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Site-inspection: Willemdok in Antwerp and blind phenomenon Dirk de Goede
Posted by Pim ter Linde , August 6 at 19:29
Next to Maastricht also Antwerp is an important incentive destination for CPE. So we continued our study-trip via the Belgian Limbourg Kempen towards the Sinjorencity. Things honestly divided: the captain nicely in the sun (sometimes) on deck and mrs. Peters downstairs in her office busy fine-tuning the coming events. With the modern communication this goes without any problem.

Like the Bassin in Maastricht the Willemdok is a restaurated historic harbour, only much bigger and a little bit further away from the centre. At times before we used to tank 2000 litres of cheap red diesel. But unfortunately those times are over. The nice thing of sailing with a motorboat is, that it’s in principal completely self-supporting. Engine, electricity, water, cooling and for all of this there are all sorts of little motors and pumps. What’s less nice of sailing with a ship is, that there is always a thing that fails you. If it’s a detail then you wait for the next service check, is it bigger, for example in this case the hydrophoor, than action has to be taken. The hydrophoor takes care of pressure on the water on the entire ship. Is it broken, than you don’t have water to make coffee, you can’t take a shower or flush the toilet.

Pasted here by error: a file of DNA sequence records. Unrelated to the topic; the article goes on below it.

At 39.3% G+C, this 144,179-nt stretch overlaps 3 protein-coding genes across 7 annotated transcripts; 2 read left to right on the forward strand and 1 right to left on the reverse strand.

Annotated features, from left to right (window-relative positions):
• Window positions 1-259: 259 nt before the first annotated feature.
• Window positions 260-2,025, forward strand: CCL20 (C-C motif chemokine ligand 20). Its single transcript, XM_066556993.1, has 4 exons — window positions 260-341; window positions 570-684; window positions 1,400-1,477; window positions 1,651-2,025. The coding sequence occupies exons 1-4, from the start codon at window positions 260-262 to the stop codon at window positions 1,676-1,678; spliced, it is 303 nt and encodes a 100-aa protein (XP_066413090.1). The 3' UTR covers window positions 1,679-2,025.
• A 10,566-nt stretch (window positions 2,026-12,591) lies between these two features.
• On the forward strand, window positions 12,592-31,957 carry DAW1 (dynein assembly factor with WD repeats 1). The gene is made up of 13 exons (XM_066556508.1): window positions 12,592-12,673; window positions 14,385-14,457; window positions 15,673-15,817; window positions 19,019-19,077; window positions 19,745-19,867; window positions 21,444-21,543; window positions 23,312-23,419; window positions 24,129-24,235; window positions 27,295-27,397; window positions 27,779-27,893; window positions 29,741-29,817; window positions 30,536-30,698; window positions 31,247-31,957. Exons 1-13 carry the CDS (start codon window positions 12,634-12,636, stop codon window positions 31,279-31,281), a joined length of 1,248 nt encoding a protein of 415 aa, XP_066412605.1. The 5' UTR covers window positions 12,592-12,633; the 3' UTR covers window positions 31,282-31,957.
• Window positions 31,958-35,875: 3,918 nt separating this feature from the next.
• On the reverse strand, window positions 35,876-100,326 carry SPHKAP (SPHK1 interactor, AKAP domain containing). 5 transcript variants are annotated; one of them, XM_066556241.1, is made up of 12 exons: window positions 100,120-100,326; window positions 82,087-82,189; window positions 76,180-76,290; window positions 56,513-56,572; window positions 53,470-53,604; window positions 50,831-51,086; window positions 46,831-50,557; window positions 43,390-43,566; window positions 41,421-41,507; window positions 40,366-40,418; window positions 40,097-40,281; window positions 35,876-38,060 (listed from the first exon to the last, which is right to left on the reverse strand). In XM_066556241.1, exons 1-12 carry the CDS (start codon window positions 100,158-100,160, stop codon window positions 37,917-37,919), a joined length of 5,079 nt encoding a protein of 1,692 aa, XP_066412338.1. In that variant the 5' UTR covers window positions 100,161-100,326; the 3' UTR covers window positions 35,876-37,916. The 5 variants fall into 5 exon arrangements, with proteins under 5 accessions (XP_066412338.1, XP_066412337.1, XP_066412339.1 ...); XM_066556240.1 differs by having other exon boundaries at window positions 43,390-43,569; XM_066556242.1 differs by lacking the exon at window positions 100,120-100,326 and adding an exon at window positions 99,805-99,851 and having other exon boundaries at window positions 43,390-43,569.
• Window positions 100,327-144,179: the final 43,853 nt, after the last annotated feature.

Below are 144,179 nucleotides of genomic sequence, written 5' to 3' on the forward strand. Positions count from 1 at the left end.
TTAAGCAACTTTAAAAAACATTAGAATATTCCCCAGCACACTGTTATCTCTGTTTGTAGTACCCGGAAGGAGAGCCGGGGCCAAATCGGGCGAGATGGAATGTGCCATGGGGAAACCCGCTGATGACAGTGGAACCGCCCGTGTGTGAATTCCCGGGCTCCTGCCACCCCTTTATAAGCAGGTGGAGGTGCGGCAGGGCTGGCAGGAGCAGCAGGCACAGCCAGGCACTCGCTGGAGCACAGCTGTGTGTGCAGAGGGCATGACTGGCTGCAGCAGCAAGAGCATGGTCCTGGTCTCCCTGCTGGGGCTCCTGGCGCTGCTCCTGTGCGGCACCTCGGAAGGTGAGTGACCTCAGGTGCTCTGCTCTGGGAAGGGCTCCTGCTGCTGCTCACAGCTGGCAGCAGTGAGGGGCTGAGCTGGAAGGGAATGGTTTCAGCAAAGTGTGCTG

A good advise was given by a friend of ours, Antoinette van Doorn living in the Koninklijke Entrepot at the Willemdok. “I called Dirk de Goede and he’s coming to help you. He’s a perfect mechanic”. We nodded gladly. “By the way, he’s blind”. We swallowed, but stayed glad. Dirk de Goede used to be the harbourmaster of the Willemdok, but became blind in 5 months time and got fired immediately. Apparently this can be done in Belgium. In the meantime he lives with his “zoeteke” (Belgian word for “sweet thing”) – as he names her – Anjes on a living-boat close to the Willemdok and they breed beautiful flatcoat retrievers. Dirk came with Anjes – his eyes – on board, dived into the machine room and came to the conclusion that the motor and the rubber ball in the compressor needed to be replaced. Those are complicated repairs. “It’s going to be all right. I have a blind trust in this” he said with a grin. After this we breathlessly followed how a blind technician did his job. Exactly knowing how to handle and not for a moment in doubt. The engine of the old motor made a kind of screaming sound – as usual – whenever you opened a crane. The new one we hardly hear. A soft buzz somewhere from down under. Every time we hear this sound in the distance it remembers us to Dirk and his “zoeteke”.

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